Battling the backlog: Luiz Otávio Pimentel, INPI
Luiz Otávio Pimentel knew he had a tough job facing him when he took over as President of Brazil’s National Institute of Industrial Property, Ministry of Development and Foreign Trade (INPI) in July. That job became even harder as a result of Brazil revealing it entered recession in the second quarter. With that, comes a hiring freeze handed to the office by the government. The new man at Brazil’s patent and trade mark office needs to get creative
In an interview with Managing IP – with the much-appreciated help of translation services provided by Eduardo Magalhães Machado of Montaury Pimenta, Machado & Vieira de Mello – Pimentel admitted that next year is going to be a rough time. But he is taking proactive steps to make the most of what he has got.
Pimentel faces a daunting mathematical problem. Patent applicants can expect to wait at least 11 years for a decision on the granting of a patent in Brazil. The backlog has grown to 210,000 patent applications and 452,604 trade mark applications this year. Yet the number of patent examiners at the office is expected to fall from the 196 in place now, with the same true for the 96 trade mark examiners.
Reducing the backlog is a tough task in the face of increased filing in the past 15 years. In 2000, there were 21,000 patent applications filed, whereas last year there were 33,000. The figure for trade mark applications was 140,000 last year, up 45% on 2000 in the past 15 years.
A productivity problem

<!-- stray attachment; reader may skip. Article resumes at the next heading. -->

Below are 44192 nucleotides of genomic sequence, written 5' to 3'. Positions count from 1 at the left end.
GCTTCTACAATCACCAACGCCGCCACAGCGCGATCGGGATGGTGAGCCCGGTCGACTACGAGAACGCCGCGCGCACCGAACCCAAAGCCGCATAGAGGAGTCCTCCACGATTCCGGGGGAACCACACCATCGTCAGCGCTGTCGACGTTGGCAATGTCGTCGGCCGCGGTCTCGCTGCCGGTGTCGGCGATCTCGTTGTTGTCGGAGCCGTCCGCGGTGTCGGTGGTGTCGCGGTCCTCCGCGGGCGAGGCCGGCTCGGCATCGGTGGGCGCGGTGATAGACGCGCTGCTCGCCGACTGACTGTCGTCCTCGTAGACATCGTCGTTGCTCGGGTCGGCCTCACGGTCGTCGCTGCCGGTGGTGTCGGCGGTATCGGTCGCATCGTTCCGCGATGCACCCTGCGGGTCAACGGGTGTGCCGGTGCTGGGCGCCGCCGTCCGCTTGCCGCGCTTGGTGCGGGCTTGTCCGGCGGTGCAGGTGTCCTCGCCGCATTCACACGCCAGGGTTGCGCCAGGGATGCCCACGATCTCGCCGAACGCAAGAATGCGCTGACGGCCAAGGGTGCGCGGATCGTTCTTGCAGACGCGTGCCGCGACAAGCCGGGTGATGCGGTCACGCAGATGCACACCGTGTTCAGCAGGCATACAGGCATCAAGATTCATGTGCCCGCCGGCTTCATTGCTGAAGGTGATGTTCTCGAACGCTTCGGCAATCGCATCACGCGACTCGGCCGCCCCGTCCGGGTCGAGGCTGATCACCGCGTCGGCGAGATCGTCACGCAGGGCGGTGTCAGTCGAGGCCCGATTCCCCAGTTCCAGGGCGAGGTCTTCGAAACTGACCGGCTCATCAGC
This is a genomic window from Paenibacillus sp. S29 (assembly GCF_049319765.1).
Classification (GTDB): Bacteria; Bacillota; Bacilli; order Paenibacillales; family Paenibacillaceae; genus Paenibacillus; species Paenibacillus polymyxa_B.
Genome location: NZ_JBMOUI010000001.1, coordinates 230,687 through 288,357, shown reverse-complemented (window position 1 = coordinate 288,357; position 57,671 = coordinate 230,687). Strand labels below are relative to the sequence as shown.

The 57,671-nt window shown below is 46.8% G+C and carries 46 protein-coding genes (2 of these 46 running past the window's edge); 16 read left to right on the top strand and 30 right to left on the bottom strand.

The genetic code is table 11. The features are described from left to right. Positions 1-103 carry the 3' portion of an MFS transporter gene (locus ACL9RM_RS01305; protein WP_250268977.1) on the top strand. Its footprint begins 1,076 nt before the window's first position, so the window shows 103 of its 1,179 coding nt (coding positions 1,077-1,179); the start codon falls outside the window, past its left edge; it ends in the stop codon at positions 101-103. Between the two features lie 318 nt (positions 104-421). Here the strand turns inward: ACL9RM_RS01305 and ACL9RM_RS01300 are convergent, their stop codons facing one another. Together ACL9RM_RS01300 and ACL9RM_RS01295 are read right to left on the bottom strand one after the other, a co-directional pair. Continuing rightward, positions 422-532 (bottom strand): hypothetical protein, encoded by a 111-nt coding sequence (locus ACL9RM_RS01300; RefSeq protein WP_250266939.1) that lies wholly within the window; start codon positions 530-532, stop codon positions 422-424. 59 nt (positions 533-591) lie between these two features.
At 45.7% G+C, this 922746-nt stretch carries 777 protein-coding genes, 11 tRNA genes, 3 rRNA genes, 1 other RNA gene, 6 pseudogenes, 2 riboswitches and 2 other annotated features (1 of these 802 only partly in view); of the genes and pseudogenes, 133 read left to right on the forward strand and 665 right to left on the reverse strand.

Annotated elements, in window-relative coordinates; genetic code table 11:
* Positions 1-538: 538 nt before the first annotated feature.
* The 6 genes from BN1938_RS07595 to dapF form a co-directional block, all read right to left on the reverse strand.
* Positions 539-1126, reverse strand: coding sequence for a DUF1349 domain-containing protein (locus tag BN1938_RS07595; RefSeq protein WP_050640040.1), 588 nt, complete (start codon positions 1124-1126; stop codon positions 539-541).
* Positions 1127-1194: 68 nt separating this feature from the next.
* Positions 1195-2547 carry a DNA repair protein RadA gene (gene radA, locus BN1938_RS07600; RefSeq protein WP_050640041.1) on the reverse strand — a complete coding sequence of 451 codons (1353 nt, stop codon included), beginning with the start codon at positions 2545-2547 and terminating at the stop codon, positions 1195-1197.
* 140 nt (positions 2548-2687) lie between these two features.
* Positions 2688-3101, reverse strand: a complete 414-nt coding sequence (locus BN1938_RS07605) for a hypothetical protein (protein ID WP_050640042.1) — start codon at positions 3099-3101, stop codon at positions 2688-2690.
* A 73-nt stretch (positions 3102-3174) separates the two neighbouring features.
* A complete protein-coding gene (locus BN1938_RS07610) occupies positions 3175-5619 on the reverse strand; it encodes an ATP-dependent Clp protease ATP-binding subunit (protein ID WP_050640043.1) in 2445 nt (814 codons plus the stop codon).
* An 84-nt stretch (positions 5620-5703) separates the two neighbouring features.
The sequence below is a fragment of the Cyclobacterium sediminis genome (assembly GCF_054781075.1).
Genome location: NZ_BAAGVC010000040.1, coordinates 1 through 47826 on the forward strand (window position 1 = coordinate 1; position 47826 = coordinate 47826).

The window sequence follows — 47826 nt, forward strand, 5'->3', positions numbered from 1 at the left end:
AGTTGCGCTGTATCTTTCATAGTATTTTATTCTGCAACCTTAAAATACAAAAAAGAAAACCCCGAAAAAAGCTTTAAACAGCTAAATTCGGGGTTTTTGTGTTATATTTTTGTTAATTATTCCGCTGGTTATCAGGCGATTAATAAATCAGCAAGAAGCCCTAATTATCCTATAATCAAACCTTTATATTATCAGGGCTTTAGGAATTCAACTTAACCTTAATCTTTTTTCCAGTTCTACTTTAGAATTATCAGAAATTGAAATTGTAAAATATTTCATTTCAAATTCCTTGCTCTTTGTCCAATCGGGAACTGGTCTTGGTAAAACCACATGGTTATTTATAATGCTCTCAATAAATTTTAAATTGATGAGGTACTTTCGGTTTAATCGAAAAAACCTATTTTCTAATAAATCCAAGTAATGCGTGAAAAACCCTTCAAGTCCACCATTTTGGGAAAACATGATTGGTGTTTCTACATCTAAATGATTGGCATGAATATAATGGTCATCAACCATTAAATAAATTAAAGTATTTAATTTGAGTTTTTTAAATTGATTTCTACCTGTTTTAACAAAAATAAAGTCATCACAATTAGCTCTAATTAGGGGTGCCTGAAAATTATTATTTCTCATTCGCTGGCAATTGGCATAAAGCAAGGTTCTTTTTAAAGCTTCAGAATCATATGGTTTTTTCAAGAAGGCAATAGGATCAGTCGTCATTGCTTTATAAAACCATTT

Pimentel is looking to increase the productivity of each examiner from the average 30 final patent decisions a month now. But he must do it through methods that don’t require financial approval from the government.
Pimentel would like to create what he calls a “Brazilian fast track” for applications. He is looking to bring in some programmes similar to those in place in countries that have had some success in reducing their backlogs. “But Germany, the United States and Japan have money!” he noted dryly in English when highlighting his tough task.
His first step will be to implement a pilot programme allowing examiners to work from home. It can take examiners two to five hours a day in commuting to INPI’s downtown Rio office, and this will free up more time for examining.
Non-examiner public servants are also available to the office. Pimentel wants to make better use of them to help organise older paper patent files. Applications in the past five years have been in digital format. But the applications from the 10 years preceding that are on paper. The non-examination staff will be used to help the cumbersome digitalisation process of the older files, which will help examiners be more efficient.
Other options are being considered but would need approval from the legal department before they can be explored further. One option could be be to use the examination done by other country’s offices to expedite applications. Another option could be to ask universities to do the prior art searches that can then be sent back to INPI.